July 20 inquiry report is out, Police officers face arrest
Malawi President Joyce Banda has vowed to prosecute or hand administrative action on those found at fault by an inquiry on the July 20, 2011 (July 20) mass protests that led to 20 deaths.
Presenting the report findings of the July 20 findings in Blantyre on Thursday, President Banda said has asked the Attorney General to recommend on the way forward.
“I have asked the Attorney General to carefully study the report and advise me on the whether the roles played by various individuals revealed criminal conduct requiring prosecution or misconduct necessitating other administrative action,” said President Banda adding;
“I, however, wish to assure Malawians that there will be no impunity for those found to have committed offences or to have done events that led to the needless loss of precious life and misconduct.”
The report faults the Malawi Police Service for using excessive force and has called for the investigation of some police officers who acted illegally.
“The amount of live ammunition used was beyond necessity and resulted into deaths and injuries that could have been avoided. Such use of excessive force is not in tandem with the laws of Malawi and applicable international law,” reads the report in part.
The report also faults a mid-night injunction which one Chiza Mkandawire obtained to stop people from going to the streets.
“Efforts by the police to enforce the injunction led to confrontations with demonstrators and the confrontation degenerated into the public disorder. Further, the injunction diverted the attention of organisers to challenging it instead of controlling the crowd,” says the report.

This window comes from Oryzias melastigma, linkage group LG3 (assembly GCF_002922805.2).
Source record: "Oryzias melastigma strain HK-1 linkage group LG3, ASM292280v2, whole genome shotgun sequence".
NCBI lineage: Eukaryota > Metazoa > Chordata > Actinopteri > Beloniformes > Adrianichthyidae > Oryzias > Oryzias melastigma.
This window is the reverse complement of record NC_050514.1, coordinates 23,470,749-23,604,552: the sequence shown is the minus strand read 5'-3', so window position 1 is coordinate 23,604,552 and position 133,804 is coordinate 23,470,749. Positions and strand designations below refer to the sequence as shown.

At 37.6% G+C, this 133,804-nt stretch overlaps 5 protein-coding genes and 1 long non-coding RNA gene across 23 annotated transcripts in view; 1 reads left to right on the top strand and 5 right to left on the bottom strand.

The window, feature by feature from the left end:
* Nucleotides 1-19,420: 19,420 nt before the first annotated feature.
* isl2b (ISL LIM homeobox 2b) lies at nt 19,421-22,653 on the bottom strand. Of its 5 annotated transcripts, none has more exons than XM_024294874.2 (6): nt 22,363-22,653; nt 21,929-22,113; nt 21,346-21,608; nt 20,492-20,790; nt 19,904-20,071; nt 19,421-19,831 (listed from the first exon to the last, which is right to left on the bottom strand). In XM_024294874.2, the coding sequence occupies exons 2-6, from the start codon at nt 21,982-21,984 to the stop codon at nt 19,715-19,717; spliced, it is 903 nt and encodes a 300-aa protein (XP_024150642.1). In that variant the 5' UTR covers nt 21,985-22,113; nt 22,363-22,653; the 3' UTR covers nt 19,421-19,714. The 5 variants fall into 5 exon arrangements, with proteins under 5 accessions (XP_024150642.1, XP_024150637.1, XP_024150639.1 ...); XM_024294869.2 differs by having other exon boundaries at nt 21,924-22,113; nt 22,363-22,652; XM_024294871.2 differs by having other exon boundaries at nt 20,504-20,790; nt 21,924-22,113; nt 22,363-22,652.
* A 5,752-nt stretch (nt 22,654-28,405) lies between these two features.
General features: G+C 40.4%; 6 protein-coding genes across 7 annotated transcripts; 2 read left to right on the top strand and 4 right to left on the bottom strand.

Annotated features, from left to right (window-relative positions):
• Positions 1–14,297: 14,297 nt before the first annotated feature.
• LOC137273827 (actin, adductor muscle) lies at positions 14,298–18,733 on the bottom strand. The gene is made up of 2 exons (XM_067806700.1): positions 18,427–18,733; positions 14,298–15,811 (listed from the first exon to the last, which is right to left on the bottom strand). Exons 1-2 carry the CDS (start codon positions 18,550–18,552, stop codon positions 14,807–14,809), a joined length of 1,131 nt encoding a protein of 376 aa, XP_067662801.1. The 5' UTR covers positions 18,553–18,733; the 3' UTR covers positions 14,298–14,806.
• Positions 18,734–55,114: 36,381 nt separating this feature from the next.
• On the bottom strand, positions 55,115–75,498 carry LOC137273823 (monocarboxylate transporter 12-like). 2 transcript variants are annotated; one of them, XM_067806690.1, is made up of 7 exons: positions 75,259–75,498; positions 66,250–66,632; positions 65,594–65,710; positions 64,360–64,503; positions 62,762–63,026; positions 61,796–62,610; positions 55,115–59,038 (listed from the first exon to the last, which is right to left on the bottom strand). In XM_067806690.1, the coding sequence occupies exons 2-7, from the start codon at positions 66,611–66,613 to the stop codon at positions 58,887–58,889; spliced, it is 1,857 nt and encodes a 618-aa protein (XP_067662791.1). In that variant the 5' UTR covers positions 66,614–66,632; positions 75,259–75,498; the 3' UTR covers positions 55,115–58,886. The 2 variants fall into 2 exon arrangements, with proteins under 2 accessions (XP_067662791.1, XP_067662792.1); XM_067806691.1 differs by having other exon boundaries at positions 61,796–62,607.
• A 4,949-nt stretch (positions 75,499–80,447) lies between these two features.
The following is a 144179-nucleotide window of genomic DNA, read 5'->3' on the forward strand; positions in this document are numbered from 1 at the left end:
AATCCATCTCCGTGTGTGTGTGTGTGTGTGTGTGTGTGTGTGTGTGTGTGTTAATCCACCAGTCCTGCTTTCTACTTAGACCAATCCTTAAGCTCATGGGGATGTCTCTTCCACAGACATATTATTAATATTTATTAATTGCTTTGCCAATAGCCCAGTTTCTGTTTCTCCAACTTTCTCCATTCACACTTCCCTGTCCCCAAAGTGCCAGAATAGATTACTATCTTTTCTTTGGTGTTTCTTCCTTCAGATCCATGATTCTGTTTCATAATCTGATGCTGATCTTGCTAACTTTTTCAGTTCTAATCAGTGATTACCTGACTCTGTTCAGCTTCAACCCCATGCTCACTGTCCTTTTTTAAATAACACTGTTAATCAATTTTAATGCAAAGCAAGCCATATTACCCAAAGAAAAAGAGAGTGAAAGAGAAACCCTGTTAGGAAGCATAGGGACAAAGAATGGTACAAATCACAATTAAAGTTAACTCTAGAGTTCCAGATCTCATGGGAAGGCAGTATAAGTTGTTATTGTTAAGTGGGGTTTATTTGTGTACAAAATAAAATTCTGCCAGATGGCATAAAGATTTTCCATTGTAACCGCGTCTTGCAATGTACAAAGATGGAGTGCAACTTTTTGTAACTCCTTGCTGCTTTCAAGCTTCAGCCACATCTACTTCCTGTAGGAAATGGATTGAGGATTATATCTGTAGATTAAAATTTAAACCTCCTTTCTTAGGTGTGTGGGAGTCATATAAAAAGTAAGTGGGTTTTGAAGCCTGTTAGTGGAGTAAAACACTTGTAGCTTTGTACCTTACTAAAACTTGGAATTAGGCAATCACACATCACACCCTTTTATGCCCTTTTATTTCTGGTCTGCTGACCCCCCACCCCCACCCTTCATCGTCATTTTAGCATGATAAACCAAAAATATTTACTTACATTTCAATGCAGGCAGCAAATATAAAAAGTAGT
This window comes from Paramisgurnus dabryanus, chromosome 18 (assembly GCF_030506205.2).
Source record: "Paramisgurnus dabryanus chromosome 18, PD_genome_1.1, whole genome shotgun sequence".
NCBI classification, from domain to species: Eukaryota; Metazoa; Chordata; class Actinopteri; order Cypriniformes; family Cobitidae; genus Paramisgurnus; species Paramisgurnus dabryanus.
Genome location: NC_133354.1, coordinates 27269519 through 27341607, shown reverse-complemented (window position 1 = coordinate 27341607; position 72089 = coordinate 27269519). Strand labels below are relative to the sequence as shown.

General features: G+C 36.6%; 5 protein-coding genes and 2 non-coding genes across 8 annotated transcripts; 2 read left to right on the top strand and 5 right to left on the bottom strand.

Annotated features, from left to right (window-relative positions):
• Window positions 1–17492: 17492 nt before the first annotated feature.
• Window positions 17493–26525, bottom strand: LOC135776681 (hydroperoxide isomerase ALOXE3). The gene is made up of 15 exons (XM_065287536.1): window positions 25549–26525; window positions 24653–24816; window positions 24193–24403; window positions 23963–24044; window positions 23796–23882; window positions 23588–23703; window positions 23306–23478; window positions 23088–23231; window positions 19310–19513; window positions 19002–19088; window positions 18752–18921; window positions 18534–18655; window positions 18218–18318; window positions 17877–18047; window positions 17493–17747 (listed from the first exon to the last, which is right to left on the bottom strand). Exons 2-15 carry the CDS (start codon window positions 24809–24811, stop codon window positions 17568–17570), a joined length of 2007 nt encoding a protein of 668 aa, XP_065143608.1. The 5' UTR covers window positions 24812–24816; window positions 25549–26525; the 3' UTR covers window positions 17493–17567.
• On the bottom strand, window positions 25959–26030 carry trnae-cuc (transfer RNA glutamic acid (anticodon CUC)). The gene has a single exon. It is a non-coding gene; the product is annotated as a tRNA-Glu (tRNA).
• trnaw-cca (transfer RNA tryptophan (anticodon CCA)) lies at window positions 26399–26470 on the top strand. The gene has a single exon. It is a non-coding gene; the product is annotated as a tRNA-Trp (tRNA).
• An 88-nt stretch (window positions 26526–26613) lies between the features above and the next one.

The media also has its fair share of the problem on the events of July 20.
“The Commission established that some media houses conducted themselves in an unprofessional manner and that contributed to the public disorder. For instance, the State Broadcaster failed to broadcast accurate and balanced information to the public,
“Secondly, private media houses carried live coverage of the looting, arson and the consequent deaths and injuries as they unfolded, which in the opinion of the Commission incited violence in other parts of the country.”
The report further says political intolerance and intimidation also contributed to the events of 7/20.
“It was noted that the days prior to the July 20, 2011 demonstrations were characterised by statements and actions of intimidation by politicians and sympathisers of political parties which further fuelled the tensions.”
The inquiry was instituted by late President Bingu wa Mutharika who at the time people were demonstrating in the streets he was controversially addressing a public lecture on the economy at State House.
The inquiry was one of the demands by Malawi key donors as a condition to resumption of grants and aid to the country.